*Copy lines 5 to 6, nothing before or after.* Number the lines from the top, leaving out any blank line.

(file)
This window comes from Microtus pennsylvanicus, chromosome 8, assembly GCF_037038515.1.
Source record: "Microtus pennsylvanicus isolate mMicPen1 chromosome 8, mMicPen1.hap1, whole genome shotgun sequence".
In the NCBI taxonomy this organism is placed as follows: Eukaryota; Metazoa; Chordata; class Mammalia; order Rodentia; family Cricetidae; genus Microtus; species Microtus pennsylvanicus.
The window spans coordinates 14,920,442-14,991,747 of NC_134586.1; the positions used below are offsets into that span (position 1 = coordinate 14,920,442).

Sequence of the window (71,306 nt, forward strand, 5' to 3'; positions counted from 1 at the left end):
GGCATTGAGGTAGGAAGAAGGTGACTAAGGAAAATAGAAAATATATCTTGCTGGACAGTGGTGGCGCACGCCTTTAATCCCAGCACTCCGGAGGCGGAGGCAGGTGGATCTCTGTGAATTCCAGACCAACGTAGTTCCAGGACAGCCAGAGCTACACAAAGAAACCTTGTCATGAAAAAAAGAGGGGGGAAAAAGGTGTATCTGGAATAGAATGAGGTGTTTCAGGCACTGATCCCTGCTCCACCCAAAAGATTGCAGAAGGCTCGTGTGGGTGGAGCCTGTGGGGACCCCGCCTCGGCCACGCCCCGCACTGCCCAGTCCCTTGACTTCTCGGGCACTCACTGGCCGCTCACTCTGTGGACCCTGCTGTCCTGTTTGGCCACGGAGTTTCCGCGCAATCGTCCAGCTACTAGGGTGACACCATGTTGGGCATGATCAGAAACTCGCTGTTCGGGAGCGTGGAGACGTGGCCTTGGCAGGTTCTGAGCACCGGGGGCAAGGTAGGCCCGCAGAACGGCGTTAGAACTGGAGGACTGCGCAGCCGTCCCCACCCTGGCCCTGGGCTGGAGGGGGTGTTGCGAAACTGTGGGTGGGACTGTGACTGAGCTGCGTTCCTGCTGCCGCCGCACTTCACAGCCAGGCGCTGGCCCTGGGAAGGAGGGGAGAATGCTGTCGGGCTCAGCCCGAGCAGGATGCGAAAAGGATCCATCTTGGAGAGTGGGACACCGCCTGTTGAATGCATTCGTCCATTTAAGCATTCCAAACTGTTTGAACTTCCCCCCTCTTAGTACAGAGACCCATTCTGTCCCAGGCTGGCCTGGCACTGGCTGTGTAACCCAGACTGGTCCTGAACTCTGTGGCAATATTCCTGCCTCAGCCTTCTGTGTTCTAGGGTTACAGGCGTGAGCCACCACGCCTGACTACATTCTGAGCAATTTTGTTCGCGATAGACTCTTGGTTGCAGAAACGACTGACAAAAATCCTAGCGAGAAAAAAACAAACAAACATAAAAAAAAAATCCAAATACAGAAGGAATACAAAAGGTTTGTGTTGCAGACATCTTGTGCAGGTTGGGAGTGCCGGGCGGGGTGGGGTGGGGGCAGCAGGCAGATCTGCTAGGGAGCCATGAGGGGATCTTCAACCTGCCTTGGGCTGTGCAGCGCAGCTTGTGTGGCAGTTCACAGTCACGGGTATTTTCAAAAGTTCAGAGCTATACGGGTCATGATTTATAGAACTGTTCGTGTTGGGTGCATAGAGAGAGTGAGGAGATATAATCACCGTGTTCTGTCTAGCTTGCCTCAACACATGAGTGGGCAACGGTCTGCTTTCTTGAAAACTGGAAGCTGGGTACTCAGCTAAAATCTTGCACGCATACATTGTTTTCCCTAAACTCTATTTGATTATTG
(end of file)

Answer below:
Sequence of the window (71,306 nt, forward strand, 5' to 3'; positions counted from 1 at the left end):
GGCATTGAGGTAGGAAGAAGGTGACTAAGGAAAATAGAAAATATATCTTGCTGGACAGTGGTGGCGCACGCCTTTAATCCCAGCACTCCGGAGGCGGAGGCAGGTGGATCTCTGTGAATTCCAGACCAACGTAGTTCCAGGACAGCCAGAGCTACACAAAGAAACCTTGTCATGAAAAAAAGAGGGGGGAAAAAGGTGTATCTGGAATAGAATGAGGTGTTTCAGGCACTGATCCCTGCTCCACCCAAAAGATTGCAGAAGGCTCGTGTGGGTGGAGCCTGTGGGGACCCCGCCTCGGCCACGCCCCGCACTGCCCAGTCCCTTGACTTCTCGGGCACTCACTGGCCGCTCACTCTGTGGACCCTGCTGTCCTGTTTGGCCACGGAGTTTCCGCGCAATCGTCCAGCTACTAGGGTGACACCATGTTGGGCATGATCAGAAACTCGCTGTTCGGGAGCGTGGAGACGTGGCCTTGGCAGGTTCTGAGCACCGGGGGCAAGGTAGGCCCGCAGAACGGCGTTAGAACTGGAGGACTGCGCAGCCGTCCCCACCCTGGCCCTGGGCTGGAGGGGGTGTTGCGAAACTGTGGGTGGGACTGTGACTGAGCTGCGTTCCTGCTGCCGCCGCACTTCACAGCCAGGCGCTGGCCCTGGGAAGGAGGGGAGAATGCTGTCGGGCTCAGCCCGAGCAGGATGCGAAAAGGATCCATCTTGGAGAGTGGGACACCGCCTGTTGAATGCATTCGTCCATTTAAGCATTCCAAACTGTTTGAACTTCCCCCCTCTTAGTACAGAGACCCATTCTGTCCCAGGCTGGCCTGGCACTGGCTGTGTAACCCAGACTGGTCCTGAACTCTGTGGCAATATTCCTGCCTCAGCCTTCTGTGTTCTAGGGTTACAGGCGTGAGCCACCACGCCTGACTACATTCTGAGCAATTTTGTTCGCGATAGACTCTTGGTTGCAGAAACGACTGACAAAAATCCTAGCGAGAAAAAAACAAACAAACATAAAAAAAAAATCCAAATACAGAAGGAATACAAAAGGTTTGTGTTGCAGACATCTTGTGCAGGTTGGGAGTGCCGGGCGGGGTGGGGTGGGGGCAGCAGGCAGATCTGCTAGGGAGCCATGAGGGGATCTTCAACCTGCCTTGGGCTGTGCAGCGCAGCTTGTGTGGCAGTTCACAGTCACGGGTATTTTCAAAAGTTCAGAGCTATACGGGTCATGATTTATAGAACTGTTCGTGTTGGGTGCATAGAGAGAGTGAGGAGATATAATCACCGTGTTCTGTCTAGCTTGCCTCAACACATGAGTGGGCAACGGTCTGCTTTCTTGAAAACTGGAAGCTGGGTACTCAGCTAAAATCTTGCACGCATACATTGTTTTCCCTAAACTCTATTTGATTATTG